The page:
why, that is exactly what I've been saying for a few months now...

This is a Discernment lesson, not all you see on TV is trustworthy, same with reports from three letter agencies, if you are just now starting to see that I'm sorry. I went through this revelation on my first deployment to Iraq back in 2005, since then I've found that critical thinking and personal research often paint a MUCH different story than the one we are told by the television talking heads.

I hope that this doesn't become a "boy who cried wolf" situation.. Ebola fatigue is probably pretty high right now and what was feared before (and the opposite was happening) of under reporting may start to happen.

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Posted : November 14, 2014 6:34 pm
aussie
(@aussie)
Trusted Member

why, that is exactly what I've been saying for a few months now...

I've been hearing you just fine and my eyes have been open for a few decades 🙂

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Posted : November 14, 2014 7:53 pm
swans
(@swans)
Trusted Member

What 'distractions' are you talking about???

Ebola?

Ya mean kinda like this? 🙂

http://www.salon.com/2014/11/12/r_i_p_the_ebola_threat_how_a_toxic_narrative_served_its_political_purpose//blockquote >

So, if Ebola is the distraction Dr.Griffith is referring to, then perhaps he and the governing board should also establish a "transfer patients to the mainland hospitals protocol" for any Ebola infected individual(s) who might land on island. Ship them out immediately! Any case on island would certainly pose a high degree of distraction. And by removing the afflicted, it would allow him and the board the opportunity to continue to move forward, unimpededly, in their attempt to rectify the numerous problem areas that plague the institutions....instead of being distracted by Ebola.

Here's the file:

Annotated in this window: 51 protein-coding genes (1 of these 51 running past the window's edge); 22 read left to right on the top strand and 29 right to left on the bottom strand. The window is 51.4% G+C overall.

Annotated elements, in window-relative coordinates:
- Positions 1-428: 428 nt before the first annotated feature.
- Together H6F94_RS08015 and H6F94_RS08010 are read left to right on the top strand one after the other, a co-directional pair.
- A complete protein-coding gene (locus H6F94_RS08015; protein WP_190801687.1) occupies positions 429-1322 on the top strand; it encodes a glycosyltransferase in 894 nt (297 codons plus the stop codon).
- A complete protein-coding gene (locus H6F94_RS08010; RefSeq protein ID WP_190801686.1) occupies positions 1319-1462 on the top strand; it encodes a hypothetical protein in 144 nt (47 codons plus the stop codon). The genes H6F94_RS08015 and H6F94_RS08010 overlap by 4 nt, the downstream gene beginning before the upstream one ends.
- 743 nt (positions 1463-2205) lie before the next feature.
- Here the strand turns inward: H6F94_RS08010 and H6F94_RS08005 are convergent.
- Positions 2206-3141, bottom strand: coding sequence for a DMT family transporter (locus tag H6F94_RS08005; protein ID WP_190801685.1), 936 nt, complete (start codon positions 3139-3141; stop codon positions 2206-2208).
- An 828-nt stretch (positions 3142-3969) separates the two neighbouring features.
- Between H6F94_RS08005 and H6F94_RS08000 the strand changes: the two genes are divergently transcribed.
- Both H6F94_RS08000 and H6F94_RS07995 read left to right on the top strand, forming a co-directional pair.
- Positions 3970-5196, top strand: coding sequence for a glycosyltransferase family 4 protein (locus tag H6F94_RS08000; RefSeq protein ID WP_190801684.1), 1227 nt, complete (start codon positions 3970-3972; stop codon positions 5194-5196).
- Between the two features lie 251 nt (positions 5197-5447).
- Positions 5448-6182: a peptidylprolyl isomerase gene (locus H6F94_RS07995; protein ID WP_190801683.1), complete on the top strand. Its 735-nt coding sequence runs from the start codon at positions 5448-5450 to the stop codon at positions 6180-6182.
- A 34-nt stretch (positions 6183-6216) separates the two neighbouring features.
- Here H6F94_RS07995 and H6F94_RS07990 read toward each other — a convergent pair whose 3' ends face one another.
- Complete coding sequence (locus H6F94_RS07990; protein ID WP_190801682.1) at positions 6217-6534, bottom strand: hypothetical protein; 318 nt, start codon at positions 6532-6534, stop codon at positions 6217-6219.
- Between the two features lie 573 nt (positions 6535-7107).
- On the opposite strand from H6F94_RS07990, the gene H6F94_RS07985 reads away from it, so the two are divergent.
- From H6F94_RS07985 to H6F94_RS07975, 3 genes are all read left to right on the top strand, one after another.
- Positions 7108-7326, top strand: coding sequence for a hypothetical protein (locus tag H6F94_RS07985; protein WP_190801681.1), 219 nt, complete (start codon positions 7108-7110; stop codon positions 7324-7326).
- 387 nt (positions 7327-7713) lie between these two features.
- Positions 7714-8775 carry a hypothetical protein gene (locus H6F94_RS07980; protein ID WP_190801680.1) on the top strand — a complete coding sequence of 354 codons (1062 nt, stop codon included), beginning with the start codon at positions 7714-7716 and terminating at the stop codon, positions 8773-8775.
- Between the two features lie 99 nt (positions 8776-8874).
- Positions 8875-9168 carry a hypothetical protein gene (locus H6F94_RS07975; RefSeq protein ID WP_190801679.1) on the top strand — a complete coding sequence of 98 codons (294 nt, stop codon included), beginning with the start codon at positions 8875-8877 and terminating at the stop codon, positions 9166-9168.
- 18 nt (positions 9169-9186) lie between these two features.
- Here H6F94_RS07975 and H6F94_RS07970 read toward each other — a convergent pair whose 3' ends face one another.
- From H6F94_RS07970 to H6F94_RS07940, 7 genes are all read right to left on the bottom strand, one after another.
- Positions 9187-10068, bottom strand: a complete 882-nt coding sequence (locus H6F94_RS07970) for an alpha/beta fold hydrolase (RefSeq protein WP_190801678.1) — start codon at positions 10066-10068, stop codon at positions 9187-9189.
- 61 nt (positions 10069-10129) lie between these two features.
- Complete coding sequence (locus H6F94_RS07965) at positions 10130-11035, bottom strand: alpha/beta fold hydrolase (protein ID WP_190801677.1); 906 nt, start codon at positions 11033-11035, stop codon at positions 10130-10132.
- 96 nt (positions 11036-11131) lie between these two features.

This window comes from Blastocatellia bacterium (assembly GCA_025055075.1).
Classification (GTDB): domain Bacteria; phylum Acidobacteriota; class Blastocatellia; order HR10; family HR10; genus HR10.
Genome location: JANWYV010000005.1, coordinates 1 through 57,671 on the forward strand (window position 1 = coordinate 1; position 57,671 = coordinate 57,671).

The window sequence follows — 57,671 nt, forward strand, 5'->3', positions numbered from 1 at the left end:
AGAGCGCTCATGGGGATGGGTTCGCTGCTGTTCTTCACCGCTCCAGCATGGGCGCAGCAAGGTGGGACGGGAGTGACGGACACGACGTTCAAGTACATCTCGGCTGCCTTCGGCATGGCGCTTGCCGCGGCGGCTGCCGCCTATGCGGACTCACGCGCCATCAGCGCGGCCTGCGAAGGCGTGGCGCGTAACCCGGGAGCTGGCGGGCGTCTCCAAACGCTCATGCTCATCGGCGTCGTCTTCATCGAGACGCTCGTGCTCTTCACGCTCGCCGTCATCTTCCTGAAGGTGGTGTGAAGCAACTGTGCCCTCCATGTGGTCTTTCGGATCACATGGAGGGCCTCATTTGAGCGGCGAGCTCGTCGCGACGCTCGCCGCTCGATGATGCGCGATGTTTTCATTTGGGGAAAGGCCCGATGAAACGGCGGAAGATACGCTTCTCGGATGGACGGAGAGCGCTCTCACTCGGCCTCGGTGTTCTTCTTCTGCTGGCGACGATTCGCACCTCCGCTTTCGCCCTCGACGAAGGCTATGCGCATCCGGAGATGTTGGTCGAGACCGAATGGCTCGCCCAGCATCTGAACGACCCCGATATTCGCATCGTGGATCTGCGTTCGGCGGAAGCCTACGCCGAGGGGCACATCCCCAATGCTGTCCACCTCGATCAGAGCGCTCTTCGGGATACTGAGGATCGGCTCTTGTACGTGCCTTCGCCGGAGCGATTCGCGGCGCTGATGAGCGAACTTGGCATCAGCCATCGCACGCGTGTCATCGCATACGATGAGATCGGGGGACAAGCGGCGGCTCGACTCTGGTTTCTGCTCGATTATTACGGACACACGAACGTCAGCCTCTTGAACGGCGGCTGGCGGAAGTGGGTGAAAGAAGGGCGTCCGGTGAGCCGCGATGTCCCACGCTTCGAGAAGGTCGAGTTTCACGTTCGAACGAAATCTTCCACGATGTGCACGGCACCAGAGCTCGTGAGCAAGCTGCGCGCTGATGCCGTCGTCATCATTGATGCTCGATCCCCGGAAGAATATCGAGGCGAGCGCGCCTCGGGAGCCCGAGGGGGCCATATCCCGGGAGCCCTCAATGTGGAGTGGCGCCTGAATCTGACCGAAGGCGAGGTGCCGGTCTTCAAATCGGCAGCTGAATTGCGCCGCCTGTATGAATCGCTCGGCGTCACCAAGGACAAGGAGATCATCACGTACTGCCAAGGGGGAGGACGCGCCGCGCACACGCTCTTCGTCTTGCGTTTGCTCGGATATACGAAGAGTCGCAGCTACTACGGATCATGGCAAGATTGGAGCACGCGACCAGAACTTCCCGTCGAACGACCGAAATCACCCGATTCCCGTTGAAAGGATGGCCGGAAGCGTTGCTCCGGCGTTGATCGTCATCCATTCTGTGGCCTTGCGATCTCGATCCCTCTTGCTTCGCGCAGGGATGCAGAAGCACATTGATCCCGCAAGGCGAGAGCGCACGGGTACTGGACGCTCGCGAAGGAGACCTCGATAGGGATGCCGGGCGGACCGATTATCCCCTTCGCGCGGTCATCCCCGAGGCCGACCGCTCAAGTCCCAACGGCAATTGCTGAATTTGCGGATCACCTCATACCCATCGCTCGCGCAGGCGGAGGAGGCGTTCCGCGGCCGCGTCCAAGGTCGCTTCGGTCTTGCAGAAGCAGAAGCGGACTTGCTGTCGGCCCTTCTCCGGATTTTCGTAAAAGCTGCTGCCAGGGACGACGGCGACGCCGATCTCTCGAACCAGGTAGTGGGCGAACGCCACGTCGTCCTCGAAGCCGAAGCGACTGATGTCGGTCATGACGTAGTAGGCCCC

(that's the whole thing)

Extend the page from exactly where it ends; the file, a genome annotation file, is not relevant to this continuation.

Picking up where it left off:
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Topic starter Posted : November 14, 2014 9:08 pm
aussie
(@aussie)
Trusted Member

Nah, ebola isn't one of the distractions that Dr Griffith was referring to.

On the off chance that ebola is ever diagnosed here, without doubt, the Fed would step in. Having such a protocol in place makes sense though.

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Posted : November 14, 2014 9:34 pm
aussie
(@aussie)
Trusted Member

TOO EFFIN' FUNNY, Tammy! LOL

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Posted : November 14, 2014 9:39 pm
LiquidFluoride
(@LiquidFluoride)
Trusted Member

Some Ebola humor. I hope it doesn't offend anyone.
Disclaimer. I am 100% American with my ditch bag paced waiting for the Ebola Apocalypse. LOL!

I certainly don't find british humor offensive.. it's some of my favorite!

that one was great..

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Posted : November 14, 2014 10:47 pm